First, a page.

Malcolm Gladwell

Created on Monday, October 24, 2011.
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Gladwell talks about the human faculty for snap decision-making, how it can be trained, and how it can let us down. His examination of the Millenium Challenge 2002 wargames as a competition between snap decision-making and systematic decision-making was very, very interesting.


“On Paul Van Riper’s first tour in Southeast Asia, when he was out in the bush, serving as an advisor to the South Vietnamese, he would often hear gunfire in the distance. He was then a young lieutenant new to combat, and his first thought was always to get on the radio and ask the troops in the field what was happening. After several weeks of this, however, he realized that the people he was calling on the radio had no more idea than he did about what the gunfire meant. It was just gunfire. It was the beginning of something — but what that something was was not yet clear. So Van Riper stopped asking. On his second tour of Vietnam, whenever he heard gunfire, he would wait. “I would look at my watch,” Van Riper says, “and the reason I looked was that I wasn’t going to do a thing for five minutes. If they needed help, they were going to holler. And after five minutes, if things had settled down, I still wouldn’t do anything. You’ve got to let people work out the situation and work out what’s happening. The danger in calling is that they’ll tell you anything to get you off their backs, and if you act on that and take it at face value, you could make a mistake. Plus you are diverting them. Now they are looking upward instead of downward. You’re preventing them from resolving the situation.””


"”I can understand how all the concepts that Blue was using translate into planning for an engagement,” Van Riper says. “But does it make a difference in the moment? I don’t believe it does. When we talk about analytic versus intuitive decision making, neither is good or bad. What is bad is if you use either of them in an inappropriate circumstance. Suppose you had a rifle company pinned down by machine-gun fire. And the company commander calls his troops together and says, ‘We have to go through the command staff with the decision-making process.’ That’s crazy. He should make a decision on the spot, execute it, and move on. If we had had Blue’s processes, everything we did would have taken twice as long, maybe four times as long. The attack might have happened six or eight days later. The process draws you in. You disaggregate everything and tear it apart, but you are never able to synthesize the whole. It’s like the weather. A commander does not need to know the barometric pressure or the winds or even the temperature. He needs to know the forecast. If you get too caught up in the production of information, you drown in the data.””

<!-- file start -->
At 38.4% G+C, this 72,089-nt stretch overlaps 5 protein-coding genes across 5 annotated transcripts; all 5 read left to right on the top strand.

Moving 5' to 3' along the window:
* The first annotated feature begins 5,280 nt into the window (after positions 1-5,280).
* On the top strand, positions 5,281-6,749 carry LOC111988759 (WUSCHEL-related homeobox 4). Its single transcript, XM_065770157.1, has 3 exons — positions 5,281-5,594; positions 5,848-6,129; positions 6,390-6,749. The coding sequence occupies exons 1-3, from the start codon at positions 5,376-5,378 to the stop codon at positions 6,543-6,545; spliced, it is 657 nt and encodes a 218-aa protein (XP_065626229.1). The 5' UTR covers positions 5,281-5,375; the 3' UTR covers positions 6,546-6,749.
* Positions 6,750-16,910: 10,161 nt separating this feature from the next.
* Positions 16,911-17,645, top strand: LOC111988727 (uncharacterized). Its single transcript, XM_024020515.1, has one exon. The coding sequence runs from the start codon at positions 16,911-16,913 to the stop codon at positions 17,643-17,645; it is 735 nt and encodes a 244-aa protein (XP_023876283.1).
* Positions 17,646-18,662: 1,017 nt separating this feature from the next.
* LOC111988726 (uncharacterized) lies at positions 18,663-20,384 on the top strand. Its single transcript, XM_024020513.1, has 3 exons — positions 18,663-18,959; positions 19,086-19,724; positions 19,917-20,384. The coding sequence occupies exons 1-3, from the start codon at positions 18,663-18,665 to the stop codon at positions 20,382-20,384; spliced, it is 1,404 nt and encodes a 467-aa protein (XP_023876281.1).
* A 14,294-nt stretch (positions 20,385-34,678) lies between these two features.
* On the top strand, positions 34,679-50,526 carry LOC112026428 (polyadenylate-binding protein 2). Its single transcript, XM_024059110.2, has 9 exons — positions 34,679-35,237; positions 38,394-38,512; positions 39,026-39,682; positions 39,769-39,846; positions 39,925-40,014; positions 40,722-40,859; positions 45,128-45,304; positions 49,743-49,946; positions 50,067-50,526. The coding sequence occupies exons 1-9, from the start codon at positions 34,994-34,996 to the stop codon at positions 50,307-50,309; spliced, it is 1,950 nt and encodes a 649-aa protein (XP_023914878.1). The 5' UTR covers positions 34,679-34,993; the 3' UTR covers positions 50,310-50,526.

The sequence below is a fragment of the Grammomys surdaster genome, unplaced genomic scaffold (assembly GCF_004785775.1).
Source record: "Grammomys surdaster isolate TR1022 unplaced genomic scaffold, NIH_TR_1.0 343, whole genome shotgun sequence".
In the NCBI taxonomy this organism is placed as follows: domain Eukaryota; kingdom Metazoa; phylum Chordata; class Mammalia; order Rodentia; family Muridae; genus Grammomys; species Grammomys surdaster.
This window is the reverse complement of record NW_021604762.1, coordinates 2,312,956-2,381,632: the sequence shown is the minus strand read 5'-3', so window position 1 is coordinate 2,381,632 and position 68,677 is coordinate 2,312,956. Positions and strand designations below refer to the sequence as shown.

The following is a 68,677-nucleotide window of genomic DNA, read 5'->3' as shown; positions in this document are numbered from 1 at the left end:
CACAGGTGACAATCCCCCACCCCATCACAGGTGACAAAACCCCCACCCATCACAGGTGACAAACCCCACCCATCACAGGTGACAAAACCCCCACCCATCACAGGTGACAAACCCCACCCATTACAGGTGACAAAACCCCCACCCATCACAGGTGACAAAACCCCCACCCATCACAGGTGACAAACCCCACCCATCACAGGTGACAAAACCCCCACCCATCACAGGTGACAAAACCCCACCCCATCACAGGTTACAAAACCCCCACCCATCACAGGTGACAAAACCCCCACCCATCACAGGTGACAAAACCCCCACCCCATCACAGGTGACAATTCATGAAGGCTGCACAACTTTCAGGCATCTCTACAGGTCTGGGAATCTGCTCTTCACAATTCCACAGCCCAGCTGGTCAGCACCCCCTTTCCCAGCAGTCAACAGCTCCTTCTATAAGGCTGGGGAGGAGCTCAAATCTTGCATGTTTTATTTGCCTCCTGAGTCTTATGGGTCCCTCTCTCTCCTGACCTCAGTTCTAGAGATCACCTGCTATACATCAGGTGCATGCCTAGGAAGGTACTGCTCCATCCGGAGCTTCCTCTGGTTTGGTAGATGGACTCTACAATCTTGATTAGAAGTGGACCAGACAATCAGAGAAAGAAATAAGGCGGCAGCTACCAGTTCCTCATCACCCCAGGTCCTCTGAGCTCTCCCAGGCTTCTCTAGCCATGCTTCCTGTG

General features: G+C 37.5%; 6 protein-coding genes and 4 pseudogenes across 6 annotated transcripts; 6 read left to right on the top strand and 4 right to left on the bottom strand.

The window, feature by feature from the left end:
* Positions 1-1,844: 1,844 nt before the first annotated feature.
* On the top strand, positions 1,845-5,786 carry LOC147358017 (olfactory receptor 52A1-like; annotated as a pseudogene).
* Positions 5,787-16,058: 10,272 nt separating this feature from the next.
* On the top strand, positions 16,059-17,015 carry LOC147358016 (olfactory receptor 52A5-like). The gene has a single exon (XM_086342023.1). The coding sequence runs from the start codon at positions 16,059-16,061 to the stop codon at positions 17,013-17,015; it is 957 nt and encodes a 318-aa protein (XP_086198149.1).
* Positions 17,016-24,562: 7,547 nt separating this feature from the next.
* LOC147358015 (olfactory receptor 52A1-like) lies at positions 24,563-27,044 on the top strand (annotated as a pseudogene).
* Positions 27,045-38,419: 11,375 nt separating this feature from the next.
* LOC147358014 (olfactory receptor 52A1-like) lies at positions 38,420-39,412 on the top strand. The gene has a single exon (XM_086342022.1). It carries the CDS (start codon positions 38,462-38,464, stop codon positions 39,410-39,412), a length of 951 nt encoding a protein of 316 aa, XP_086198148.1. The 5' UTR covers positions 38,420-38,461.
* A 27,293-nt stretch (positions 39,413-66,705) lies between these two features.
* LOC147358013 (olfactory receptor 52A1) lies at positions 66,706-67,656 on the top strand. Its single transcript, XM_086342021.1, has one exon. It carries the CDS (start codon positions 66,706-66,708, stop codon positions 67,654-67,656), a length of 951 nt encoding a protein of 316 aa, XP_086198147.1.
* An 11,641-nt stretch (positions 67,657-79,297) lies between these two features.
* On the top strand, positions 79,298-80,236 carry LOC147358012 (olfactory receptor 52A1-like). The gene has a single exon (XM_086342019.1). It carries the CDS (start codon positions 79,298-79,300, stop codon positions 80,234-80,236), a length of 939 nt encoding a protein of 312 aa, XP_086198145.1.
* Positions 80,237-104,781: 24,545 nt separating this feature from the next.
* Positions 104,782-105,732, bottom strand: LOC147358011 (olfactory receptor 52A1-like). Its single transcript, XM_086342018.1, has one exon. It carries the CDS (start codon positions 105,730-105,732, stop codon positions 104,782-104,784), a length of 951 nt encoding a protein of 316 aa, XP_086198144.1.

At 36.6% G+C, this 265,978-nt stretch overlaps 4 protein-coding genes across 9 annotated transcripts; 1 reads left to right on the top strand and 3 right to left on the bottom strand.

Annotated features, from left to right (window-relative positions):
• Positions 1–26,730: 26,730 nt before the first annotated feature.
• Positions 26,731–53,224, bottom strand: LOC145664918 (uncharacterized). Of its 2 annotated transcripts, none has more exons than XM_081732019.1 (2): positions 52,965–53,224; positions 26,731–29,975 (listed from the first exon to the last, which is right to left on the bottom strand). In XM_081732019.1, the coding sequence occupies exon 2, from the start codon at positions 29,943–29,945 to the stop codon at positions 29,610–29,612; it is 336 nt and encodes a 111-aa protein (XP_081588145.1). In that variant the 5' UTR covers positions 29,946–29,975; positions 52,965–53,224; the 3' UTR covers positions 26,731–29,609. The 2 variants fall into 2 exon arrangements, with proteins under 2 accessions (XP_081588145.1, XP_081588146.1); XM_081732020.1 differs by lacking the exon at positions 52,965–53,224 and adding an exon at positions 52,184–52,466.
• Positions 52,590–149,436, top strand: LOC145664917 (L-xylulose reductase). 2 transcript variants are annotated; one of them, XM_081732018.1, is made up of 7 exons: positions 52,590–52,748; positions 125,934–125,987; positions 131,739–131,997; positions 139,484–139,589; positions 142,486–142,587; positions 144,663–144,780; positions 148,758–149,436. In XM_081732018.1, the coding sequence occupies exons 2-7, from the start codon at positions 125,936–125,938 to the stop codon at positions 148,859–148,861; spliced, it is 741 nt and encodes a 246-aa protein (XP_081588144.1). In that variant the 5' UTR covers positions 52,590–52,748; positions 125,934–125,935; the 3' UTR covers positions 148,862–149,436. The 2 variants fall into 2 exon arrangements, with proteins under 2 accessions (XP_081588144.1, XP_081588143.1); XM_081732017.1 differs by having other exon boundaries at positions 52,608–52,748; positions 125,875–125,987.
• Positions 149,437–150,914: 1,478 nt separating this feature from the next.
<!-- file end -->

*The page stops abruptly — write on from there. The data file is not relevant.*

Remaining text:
"”Some of these new thinkers say if we have better intelligence, if we can see everything, we can’t lose,” Colonel Van Riper said. “What my brother always says is, ‘Hey, say you are looking at a chess board. Is there anything you can’t see? No. But are you guaranteed to win? Not at all, because you can’t see what the other guy is thinking.’ More and more commanders want to know everything, and they get imprisoned by that idea. They get locked in. But you can never know everything.””


“Whenever we have something that we are good at — something we care about — that experience and passion fundamentally change the nature of our first impressions. This does not mean that when we are outside our areas of passion and experience, our reactions are invariably wrong. It just means that they are shallow. They are hard to explain and easily disrupted. They aren’t grounded in real understanding.”


“Grossman says that everyone should practice dialing 911 for this very reason, because he has heard of too many situations where, in an emergency, people pick up the phone and cannot perform this most basic of functions. With their heart rate soaring and their motor coordination deteriorating, they dial 411 and not 911 because that’s the only number they remember, or they forget to press “send” on their cell phone, or they simply cannot pick out the individual numbers at all. “You must rehearse it,” Grossman says, “because only if you have rehearsed it will it be there.””

That's all there is, there isn't any more.
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